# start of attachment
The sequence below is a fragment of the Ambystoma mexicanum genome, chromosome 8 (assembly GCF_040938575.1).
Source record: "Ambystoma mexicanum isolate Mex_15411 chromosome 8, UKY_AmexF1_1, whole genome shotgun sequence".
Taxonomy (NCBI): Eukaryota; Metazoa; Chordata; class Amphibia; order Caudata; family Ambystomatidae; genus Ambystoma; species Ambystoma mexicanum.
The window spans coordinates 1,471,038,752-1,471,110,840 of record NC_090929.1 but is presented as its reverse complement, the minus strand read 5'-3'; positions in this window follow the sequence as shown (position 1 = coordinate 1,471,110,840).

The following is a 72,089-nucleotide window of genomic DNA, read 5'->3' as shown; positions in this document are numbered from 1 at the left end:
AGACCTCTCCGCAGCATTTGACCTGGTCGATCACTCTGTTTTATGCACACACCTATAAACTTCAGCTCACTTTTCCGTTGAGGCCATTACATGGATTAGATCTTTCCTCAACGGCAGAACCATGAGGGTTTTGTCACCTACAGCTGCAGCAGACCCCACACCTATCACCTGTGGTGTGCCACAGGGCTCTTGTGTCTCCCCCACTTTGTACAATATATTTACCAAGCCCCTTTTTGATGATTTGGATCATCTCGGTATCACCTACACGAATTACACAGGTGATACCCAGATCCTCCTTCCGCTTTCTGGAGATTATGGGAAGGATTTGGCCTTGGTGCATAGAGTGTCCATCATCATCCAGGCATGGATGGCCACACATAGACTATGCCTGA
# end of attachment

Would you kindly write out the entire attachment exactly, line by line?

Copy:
The sequence below is a fragment of the Ambystoma mexicanum genome, chromosome 8 (assembly GCF_040938575.1).
Source record: "Ambystoma mexicanum isolate Mex_15411 chromosome 8, UKY_AmexF1_1, whole genome shotgun sequence".
Taxonomy (NCBI): Eukaryota; Metazoa; Chordata; class Amphibia; order Caudata; family Ambystomatidae; genus Ambystoma; species Ambystoma mexicanum.
The window spans coordinates 1,471,038,752-1,471,110,840 of record NC_090929.1 but is presented as its reverse complement, the minus strand read 5'-3'; positions in this window follow the sequence as shown (position 1 = coordinate 1,471,110,840).

The following is a 72,089-nucleotide window of genomic DNA, read 5'->3' as shown; positions in this document are numbered from 1 at the left end:
AGACCTCTCCGCAGCATTTGACCTGGTCGATCACTCTGTTTTATGCACACACCTATAAACTTCAGCTCACTTTTCCGTTGAGGCCATTACATGGATTAGATCTTTCCTCAACGGCAGAACCATGAGGGTTTTGTCACCTACAGCTGCAGCAGACCCCACACCTATCACCTGTGGTGTGCCACAGGGCTCTTGTGTCTCCCCCACTTTGTACAATATATTTACCAAGCCCCTTTTTGATGATTTGGATCATCTCGGTATCACCTACACGAATTACACAGGTGATACCCAGATCCTCCTTCCGCTTTCTGGAGATTATGGGAAGGATTTGGCCTTGGTGCATAGAGTGTCCATCATCATCCAGGCATGGATGGCCACACATAGACTATGCCTGA